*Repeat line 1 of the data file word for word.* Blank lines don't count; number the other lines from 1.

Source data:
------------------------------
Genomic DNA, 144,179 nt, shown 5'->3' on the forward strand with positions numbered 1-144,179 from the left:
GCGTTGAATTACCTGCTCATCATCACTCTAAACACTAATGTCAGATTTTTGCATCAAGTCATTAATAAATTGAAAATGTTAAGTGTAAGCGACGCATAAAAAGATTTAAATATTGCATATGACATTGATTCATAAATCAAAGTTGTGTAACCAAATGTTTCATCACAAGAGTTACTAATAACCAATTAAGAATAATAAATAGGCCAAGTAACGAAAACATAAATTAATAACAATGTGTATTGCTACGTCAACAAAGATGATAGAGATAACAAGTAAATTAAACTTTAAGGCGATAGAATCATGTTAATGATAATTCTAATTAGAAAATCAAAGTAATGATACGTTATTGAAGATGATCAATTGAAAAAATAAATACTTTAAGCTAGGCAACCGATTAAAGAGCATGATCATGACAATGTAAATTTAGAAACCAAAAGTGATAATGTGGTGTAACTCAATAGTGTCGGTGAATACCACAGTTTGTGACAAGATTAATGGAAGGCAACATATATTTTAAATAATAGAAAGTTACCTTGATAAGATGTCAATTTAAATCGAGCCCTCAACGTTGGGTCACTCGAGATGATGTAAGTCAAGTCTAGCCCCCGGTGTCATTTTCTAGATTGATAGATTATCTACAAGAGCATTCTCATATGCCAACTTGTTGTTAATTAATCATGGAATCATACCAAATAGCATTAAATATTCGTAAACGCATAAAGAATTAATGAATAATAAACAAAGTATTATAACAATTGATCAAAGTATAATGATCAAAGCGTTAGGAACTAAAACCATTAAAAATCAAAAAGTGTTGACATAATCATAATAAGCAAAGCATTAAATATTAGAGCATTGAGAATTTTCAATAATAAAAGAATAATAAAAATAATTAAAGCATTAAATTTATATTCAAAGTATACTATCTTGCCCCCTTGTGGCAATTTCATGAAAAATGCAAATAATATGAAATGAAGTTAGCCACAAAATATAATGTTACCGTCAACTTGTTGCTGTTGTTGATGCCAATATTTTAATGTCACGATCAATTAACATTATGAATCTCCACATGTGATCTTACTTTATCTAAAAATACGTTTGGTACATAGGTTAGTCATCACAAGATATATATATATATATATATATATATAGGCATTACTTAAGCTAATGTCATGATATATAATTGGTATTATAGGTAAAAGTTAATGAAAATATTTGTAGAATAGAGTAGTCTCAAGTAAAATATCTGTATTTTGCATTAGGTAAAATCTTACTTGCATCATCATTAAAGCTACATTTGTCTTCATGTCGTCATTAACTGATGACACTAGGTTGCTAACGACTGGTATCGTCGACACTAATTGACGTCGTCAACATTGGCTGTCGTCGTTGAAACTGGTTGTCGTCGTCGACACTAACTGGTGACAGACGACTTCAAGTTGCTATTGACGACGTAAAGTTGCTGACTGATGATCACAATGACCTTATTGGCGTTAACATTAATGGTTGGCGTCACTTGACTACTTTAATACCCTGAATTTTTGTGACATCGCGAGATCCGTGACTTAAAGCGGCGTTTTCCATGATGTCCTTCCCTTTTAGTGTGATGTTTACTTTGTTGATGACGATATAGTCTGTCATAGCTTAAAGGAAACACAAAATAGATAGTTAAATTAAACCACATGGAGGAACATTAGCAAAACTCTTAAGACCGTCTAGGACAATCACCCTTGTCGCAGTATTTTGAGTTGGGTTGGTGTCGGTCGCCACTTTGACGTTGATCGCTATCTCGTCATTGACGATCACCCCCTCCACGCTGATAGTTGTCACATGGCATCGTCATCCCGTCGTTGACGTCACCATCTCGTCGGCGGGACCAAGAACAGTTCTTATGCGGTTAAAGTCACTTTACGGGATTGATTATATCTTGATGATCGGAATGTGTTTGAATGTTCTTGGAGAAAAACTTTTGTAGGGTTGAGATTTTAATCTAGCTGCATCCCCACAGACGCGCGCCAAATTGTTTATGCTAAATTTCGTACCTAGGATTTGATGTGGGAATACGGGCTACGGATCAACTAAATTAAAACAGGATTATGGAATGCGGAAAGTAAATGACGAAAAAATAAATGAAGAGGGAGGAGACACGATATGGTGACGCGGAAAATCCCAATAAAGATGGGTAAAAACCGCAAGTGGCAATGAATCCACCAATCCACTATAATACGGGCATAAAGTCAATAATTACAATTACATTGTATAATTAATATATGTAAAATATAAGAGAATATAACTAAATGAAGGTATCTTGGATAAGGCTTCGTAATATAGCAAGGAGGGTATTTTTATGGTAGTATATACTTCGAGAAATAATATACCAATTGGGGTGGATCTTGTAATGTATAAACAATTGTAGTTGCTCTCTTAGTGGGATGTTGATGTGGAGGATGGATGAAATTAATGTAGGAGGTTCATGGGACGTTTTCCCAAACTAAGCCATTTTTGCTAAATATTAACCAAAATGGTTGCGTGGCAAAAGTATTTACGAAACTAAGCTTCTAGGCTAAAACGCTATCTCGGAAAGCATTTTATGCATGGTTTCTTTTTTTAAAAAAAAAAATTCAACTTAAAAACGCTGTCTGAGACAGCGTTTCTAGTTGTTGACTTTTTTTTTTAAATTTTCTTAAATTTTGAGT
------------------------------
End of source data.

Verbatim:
Genomic DNA, 144,179 nt, shown 5'->3' on the forward strand with positions numbered 1-144,179 from the left: